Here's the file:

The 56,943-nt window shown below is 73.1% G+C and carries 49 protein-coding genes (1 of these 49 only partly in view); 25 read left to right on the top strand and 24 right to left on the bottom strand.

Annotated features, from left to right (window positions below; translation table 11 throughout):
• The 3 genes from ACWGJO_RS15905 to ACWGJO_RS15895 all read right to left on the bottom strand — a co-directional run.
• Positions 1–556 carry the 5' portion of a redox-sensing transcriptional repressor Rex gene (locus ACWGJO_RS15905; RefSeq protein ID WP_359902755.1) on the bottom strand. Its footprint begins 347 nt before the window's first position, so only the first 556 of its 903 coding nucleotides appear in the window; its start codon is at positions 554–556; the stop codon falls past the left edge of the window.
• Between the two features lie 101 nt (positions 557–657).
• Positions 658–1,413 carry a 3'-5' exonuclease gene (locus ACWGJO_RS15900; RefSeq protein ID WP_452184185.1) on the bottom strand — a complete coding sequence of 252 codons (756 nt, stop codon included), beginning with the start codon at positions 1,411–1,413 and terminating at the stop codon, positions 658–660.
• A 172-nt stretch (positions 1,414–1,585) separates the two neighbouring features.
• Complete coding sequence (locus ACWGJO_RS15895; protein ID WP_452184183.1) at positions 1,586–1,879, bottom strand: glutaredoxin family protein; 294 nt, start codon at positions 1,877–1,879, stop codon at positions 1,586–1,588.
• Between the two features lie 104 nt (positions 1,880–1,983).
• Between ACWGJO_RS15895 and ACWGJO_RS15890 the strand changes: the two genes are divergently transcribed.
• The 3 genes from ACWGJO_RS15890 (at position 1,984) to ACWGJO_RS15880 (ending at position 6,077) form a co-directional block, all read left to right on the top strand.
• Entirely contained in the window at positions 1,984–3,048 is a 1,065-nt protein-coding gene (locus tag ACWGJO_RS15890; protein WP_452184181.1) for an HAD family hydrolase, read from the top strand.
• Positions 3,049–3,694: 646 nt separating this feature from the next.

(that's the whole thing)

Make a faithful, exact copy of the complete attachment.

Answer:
The 56,943-nt window shown below is 73.1% G+C and carries 49 protein-coding genes (1 of these 49 only partly in view); 25 read left to right on the top strand and 24 right to left on the bottom strand.

Annotated features, from left to right (window positions below; translation table 11 throughout):
• The 3 genes from ACWGJO_RS15905 to ACWGJO_RS15895 all read right to left on the bottom strand — a co-directional run.
• Positions 1–556 carry the 5' portion of a redox-sensing transcriptional repressor Rex gene (locus ACWGJO_RS15905; RefSeq protein ID WP_359902755.1) on the bottom strand. Its footprint begins 347 nt before the window's first position, so only the first 556 of its 903 coding nucleotides appear in the window; its start codon is at positions 554–556; the stop codon falls past the left edge of the window.
• Between the two features lie 101 nt (positions 557–657).
• Positions 658–1,413 carry a 3'-5' exonuclease gene (locus ACWGJO_RS15900; RefSeq protein ID WP_452184185.1) on the bottom strand — a complete coding sequence of 252 codons (756 nt, stop codon included), beginning with the start codon at positions 1,411–1,413 and terminating at the stop codon, positions 658–660.
• A 172-nt stretch (positions 1,414–1,585) separates the two neighbouring features.
• Complete coding sequence (locus ACWGJO_RS15895; protein ID WP_452184183.1) at positions 1,586–1,879, bottom strand: glutaredoxin family protein; 294 nt, start codon at positions 1,877–1,879, stop codon at positions 1,586–1,588.
• Between the two features lie 104 nt (positions 1,880–1,983).
• Between ACWGJO_RS15895 and ACWGJO_RS15890 the strand changes: the two genes are divergently transcribed.
• The 3 genes from ACWGJO_RS15890 (at position 1,984) to ACWGJO_RS15880 (ending at position 6,077) form a co-directional block, all read left to right on the top strand.
• Entirely contained in the window at positions 1,984–3,048 is a 1,065-nt protein-coding gene (locus tag ACWGJO_RS15890; protein WP_452184181.1) for an HAD family hydrolase, read from the top strand.
• Positions 3,049–3,694: 646 nt separating this feature from the next.